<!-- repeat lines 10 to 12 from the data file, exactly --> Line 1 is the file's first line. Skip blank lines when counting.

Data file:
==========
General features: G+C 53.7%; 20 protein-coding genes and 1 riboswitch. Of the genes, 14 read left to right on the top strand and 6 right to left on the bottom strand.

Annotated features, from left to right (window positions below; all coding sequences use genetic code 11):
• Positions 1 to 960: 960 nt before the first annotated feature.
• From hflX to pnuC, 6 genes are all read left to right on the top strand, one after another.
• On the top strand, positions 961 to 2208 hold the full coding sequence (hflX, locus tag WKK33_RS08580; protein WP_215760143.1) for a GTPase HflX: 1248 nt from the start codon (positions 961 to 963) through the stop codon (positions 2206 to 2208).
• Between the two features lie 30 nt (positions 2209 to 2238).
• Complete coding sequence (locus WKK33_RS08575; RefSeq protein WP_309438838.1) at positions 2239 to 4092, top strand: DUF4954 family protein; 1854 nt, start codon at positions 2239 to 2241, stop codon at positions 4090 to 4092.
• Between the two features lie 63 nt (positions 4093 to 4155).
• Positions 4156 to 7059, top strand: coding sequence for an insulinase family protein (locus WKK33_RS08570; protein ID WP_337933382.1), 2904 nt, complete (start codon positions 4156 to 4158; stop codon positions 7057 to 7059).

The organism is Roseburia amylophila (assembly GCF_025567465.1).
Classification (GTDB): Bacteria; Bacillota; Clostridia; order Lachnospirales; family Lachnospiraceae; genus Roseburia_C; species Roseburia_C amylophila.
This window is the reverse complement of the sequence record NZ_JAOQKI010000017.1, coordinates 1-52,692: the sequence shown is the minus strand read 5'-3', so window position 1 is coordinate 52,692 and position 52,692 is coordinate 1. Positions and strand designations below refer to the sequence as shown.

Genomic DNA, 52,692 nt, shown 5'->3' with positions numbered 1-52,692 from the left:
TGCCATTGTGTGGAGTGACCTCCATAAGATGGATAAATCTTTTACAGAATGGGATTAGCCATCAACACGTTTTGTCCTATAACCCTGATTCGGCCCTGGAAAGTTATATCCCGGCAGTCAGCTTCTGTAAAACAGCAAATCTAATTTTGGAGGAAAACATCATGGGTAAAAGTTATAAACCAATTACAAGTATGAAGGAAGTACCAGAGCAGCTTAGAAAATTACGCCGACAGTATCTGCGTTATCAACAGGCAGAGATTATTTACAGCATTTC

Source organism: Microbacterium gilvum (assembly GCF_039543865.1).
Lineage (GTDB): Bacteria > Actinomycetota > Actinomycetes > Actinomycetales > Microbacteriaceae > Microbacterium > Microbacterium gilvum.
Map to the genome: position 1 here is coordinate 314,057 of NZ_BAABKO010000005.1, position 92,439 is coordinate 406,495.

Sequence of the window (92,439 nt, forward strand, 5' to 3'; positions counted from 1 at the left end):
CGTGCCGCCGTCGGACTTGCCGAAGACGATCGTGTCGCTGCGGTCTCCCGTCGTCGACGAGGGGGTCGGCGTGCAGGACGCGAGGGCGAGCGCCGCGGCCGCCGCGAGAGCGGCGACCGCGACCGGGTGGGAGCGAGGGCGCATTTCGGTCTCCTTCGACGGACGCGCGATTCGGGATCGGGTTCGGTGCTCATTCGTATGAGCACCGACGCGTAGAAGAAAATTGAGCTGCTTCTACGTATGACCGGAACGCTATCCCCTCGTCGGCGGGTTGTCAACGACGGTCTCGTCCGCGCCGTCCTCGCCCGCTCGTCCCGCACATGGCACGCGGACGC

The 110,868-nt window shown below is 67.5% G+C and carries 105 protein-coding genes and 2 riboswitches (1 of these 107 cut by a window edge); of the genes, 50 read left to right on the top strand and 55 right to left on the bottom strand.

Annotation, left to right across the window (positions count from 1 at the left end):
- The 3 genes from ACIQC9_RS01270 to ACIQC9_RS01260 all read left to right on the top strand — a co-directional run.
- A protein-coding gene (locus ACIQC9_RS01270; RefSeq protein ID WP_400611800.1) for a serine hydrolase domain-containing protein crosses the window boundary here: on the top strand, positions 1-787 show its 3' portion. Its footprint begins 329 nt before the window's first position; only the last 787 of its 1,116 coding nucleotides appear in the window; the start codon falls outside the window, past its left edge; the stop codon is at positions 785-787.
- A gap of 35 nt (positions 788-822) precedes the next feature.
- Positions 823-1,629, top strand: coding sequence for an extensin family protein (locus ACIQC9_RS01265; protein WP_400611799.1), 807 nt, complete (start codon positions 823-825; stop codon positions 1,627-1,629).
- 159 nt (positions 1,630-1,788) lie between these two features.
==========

The organism is Roseburia amylophila (assembly GCF_025567465.1).
Classification (GTDB): Bacteria; Bacillota; Clostridia; order Lachnospirales; family Lachnospiraceae; genus Roseburia_C; species Roseburia_C amylophila.
This window is the reverse complement of the sequence record NZ_JAOQKI010000017.1, coordinates 1-52,692: the sequence shown is the minus strand read 5'-3', so window position 1 is coordinate 52,692 and position 52,692 is coordinate 1. Positions and strand designations below refer to the sequence as shown.